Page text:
If you're working with Objective-C, you've almost certainly encountered data types such as NSString, NSNumber and NSArray.
The NS prefix comes from NextSTEP, the operating system that became Mac OS X after Apple acquired Next, the company Steve Jobs founded after getting kicked out of the Apple Board of Directors. Funny how the world works sometimes.
Anyway, a lot of these types have been fully bridged to native Swift types, for example NSString is bridged to String in Swift. There are exceptions, however, perhaps most notably NSMutableArray and NSMutableDictionary.
The problem with these types is that they are reference types, while Swift arrays and dictionaries are value types. The basic difference between value and reference types is that copying a value type creates an independent instance, while copying a reference type implicitly creates a shared instance. As such, working with value types improves thread safety, as you can be sure that no other code is touching the object you are working on and mutating its state.
This difference between NS types and native Swift types can cause issues when, for example, an NSMutableArray is passed as an argument to methods, and you expect the method to mutate its state. Mutating a function parameter in Swift isn’t possible by default since they’re considered constants.
There are several options here:
- Use inout keyword
If you are dealing with reference types as function parameters, you can use the inout keyword. Parameters of this type mimic the behaviour of reference types. However, when calling the function, you need to explicitly mark the variable with an ampersand (&) to indicate that the variable can be modified by the function.
- Refactor the code
Another option is to refactor the code in your rewrite so that you avoid mutating the state of the objects passed in as parameters.
- Compromise with loss of type safety
Finally, you can simply use NSMutableArray or NSMutableDictionary types in Swift directly. This last solution unfortunately results in a loss of type safety because NSMutableArray can hold objects of different types, unlike Swift arrays which are generic structs and can only hold a single type. Because of this type safety issue, try to use this solution as little as possible.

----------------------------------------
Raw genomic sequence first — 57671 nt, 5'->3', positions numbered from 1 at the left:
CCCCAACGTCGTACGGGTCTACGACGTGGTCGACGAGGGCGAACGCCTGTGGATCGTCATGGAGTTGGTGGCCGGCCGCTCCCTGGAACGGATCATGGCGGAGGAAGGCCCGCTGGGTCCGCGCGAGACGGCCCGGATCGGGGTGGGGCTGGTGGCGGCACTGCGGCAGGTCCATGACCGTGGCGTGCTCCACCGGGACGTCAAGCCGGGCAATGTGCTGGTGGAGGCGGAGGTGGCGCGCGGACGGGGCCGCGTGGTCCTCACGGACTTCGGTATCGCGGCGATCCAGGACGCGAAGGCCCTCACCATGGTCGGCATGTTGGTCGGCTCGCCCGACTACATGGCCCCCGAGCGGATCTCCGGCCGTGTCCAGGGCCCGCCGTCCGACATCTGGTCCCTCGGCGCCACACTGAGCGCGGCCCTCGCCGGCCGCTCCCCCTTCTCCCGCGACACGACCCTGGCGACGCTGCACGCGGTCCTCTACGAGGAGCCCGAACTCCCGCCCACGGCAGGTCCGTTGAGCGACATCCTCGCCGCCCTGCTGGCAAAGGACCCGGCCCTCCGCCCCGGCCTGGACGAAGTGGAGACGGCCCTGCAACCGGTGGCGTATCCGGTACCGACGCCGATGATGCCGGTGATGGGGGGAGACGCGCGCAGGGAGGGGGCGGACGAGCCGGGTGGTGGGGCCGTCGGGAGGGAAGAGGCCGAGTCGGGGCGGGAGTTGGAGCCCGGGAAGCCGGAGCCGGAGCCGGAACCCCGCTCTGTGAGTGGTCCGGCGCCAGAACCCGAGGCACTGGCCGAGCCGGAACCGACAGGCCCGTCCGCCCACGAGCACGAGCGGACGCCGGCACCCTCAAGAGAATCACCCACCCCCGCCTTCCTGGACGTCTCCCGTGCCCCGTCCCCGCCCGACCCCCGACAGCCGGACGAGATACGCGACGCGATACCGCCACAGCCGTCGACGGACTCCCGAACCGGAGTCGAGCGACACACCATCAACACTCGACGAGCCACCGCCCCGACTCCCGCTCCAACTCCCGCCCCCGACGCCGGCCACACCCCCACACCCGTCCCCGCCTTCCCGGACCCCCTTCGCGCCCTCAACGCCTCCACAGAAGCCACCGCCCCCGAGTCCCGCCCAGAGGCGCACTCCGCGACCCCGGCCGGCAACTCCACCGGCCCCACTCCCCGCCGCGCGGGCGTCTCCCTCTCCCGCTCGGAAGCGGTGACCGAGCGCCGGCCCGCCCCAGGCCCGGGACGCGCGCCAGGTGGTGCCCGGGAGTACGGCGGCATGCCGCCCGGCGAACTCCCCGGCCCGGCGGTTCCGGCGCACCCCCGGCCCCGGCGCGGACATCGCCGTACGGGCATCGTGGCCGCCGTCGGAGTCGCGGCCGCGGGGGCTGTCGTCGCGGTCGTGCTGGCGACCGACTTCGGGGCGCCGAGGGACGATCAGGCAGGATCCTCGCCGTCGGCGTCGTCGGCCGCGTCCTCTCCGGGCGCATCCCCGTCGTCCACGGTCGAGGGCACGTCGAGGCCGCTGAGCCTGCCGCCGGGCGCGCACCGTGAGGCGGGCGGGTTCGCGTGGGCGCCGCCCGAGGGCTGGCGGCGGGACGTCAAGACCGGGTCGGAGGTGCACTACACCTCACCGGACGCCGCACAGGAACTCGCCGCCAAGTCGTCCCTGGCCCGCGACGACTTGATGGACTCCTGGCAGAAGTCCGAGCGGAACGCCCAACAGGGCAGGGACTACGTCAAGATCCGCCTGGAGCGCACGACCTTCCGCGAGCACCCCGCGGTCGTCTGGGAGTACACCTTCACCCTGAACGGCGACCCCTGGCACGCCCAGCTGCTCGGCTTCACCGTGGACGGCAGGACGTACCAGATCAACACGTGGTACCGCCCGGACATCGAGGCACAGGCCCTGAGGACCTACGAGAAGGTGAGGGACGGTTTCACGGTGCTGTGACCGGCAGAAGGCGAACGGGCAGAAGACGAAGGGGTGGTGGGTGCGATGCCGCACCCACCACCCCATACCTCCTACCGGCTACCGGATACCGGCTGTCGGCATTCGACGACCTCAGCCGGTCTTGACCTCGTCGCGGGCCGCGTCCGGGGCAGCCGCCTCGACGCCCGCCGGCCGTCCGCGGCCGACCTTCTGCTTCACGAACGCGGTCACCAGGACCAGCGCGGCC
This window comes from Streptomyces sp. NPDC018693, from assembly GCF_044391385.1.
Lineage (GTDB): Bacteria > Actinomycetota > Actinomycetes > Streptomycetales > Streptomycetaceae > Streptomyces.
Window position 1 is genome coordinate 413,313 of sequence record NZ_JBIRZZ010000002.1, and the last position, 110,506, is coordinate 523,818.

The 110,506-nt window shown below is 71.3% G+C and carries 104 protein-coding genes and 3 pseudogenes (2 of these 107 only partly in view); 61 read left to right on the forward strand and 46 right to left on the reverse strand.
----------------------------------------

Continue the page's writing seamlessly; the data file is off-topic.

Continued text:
NSArray and issues with sorting
Even though NSArray and NSDictionary are also reference types, none of the above issues come up when using them. This is because they don't change state, so it doesn't matter whether they’re reference types or value types.
You may still run into some issues though. It can happen, for instance, when using certain sorting functions on an NSArray.
While a Swift array can be sorted using only a Comparator or a closure of type (Element, Element) -> Bool, in Objective-C there are many more options. These include sorting using a selector of type SEL, a closure similar to the one above but returning an NSComparisonResult object instead, and descriptors.
Crucially, none of these sorting methods are directly compatible with their Swift counterparts, so it’s likely that any helper functions or sorters in the Objective-C codebase can’t have a direct Swift replacement. You will have to either switch to Swift closures in the format mentioned above or write an equivalent Swift Comparator.
Nullability, optionals and waiting for the crash